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And now it begins. This country is no stranger to the Senate confirmation process for U.S. Supreme Court justices. A senator once described the process as a “kabuki” dance. But this time, the dance comes with a twist.
Justice Anthony Kennedy, who retires at the end of this month, became the center of the court after Justice Sandra Day O’Connor, who occupied that position more fully, left the court in early 2006. What happened after O’Connor left and Justice Samuel Alito Jr. took her seat is a window into why filling the Kennedy seat will be a high-stakes battle.
A little over a year after Alito joined the court, a headline on a The New York Times article declared “The New 5-4 Supreme Court.” With Alito’s vote, the court’s conservative majority began to reverse course in areas where O’Connor had made the difference. For example:
There are other areas, such as affirmative action, where the more conservative Alito changed the court’s and O’Connor’s course. Whether the changes were good or bad, depends, of course, on your perspective. But they do show why replacing the “center” of the court ignites the warring passions of political and special interest groups with their own agendas.
Which brings us to President Trump’s nominee Judge Brett Kavanaugh to succeed retiring Justice Kennedy. At the court’s center as the “swing” justice, Kennedy never swung as far or as often as O’Connor. But since her departure, he has been key to more liberal majorities in religion, race, abortion, death penalty, LGBT rights, prison conditions and other areas.
Adam Feldman, who conducts empirical research about the Supreme Court and shares his findings on his blog, empiricalscotus.com, recently revealed areas where Kavanaugh, assuming, as many do, he is more conservative than Kennedy, could move the court farther to the right. He bases that on a comparison of Kennedy opinions to Kavanaugh opinions on similar issues.
Feldman finds Kavanaugh more conservative on prisoners’ use of habeas corpus to challenge their convictions and sentences, judges’ discretion in criminal sentencing, Fourth Amendment search and seizures, and due process and equal protection rights.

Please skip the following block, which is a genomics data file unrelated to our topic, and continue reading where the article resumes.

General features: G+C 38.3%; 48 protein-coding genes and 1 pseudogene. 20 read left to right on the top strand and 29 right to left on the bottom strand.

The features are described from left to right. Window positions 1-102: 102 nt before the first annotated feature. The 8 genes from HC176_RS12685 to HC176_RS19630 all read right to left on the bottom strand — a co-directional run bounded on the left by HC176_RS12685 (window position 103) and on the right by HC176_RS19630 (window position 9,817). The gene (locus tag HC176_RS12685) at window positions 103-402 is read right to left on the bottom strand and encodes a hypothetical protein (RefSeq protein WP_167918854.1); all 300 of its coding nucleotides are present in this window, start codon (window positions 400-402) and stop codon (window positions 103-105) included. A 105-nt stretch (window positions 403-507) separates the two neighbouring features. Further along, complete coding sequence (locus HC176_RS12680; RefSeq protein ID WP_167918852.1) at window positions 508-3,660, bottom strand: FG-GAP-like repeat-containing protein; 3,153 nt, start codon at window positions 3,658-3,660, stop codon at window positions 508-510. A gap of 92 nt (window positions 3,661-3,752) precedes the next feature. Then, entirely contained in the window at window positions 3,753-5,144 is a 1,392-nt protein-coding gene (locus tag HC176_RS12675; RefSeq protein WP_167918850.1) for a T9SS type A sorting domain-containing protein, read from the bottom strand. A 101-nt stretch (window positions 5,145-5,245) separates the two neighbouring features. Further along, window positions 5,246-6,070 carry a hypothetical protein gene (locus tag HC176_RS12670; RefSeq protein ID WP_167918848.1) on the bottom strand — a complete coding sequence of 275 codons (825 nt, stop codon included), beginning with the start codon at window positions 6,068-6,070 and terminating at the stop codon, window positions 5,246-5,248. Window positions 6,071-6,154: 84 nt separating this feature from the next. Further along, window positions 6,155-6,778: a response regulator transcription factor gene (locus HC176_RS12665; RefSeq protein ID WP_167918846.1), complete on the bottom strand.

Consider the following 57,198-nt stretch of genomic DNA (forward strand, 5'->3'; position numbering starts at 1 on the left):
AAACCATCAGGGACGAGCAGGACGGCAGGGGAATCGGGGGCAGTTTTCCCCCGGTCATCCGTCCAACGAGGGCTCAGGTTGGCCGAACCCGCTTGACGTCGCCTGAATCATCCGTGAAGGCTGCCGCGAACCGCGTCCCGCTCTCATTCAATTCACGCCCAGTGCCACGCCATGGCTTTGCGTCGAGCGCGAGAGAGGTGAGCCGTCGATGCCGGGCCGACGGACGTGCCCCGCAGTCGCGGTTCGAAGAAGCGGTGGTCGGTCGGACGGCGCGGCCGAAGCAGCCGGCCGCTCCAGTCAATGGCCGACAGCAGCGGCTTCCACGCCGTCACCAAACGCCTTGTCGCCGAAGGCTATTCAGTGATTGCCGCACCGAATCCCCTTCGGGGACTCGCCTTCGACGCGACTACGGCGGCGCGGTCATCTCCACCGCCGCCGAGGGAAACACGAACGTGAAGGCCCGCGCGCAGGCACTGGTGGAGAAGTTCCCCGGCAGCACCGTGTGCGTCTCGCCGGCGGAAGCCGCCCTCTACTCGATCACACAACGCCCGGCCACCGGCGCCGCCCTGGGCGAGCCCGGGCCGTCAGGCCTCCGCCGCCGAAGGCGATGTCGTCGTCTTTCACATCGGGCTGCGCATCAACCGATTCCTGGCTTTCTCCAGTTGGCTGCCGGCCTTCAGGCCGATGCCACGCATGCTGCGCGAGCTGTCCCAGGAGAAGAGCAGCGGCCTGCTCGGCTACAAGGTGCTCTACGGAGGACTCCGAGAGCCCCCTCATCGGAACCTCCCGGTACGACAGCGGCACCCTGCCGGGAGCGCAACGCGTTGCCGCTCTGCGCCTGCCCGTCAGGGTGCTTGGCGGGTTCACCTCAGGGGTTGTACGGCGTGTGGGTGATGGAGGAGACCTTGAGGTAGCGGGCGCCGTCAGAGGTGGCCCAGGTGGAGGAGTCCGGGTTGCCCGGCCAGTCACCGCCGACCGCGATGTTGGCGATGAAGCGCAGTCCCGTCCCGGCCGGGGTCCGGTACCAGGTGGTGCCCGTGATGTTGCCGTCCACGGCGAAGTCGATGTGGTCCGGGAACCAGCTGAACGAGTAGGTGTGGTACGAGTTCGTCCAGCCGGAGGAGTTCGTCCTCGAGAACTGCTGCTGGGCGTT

“Judge Kavanaugh also appears to favor originalist principles more than Kennedy did,” wrote Feldman. “This would likely put him at odds with Kennedy’s pragmatic approach in cases like Obergefell.” The Obergefell case was Kennedy’s majority decision holding that same-sex couples have a right to marry.
Feldman is right that presidents have not always appointed justices who turned out to be exactly what that president thought and hoped the justice would be. Republican presidents have appointed more liberal justices, such as Earl Warren, William Brennan, John Paul Stevens and David Souter.
But the nomination process today has been refined into almost a science. And when a special interest organization, such as the conservative Federalist Society, presents a list of carefully vetted potential nominees to a president who commits to choosing from it — as President Trump did in choosing Justice Neil Gorsuch and Kavanaugh — there may be few surprises.
Based on the experience with Alito and the many close issues headed to the Supreme Court sooner rather than later, if Kavanaugh is confirmed, all of us are likely to discover how much farther and how fast his appointment will move the court rightward and what will remain of the Kennedy legacy.
NewsHour regular, Marcia Coyle, is Chief Washington Correspondent for The National Law Journal where she covers the U.S. Supreme Court and national legal issues.
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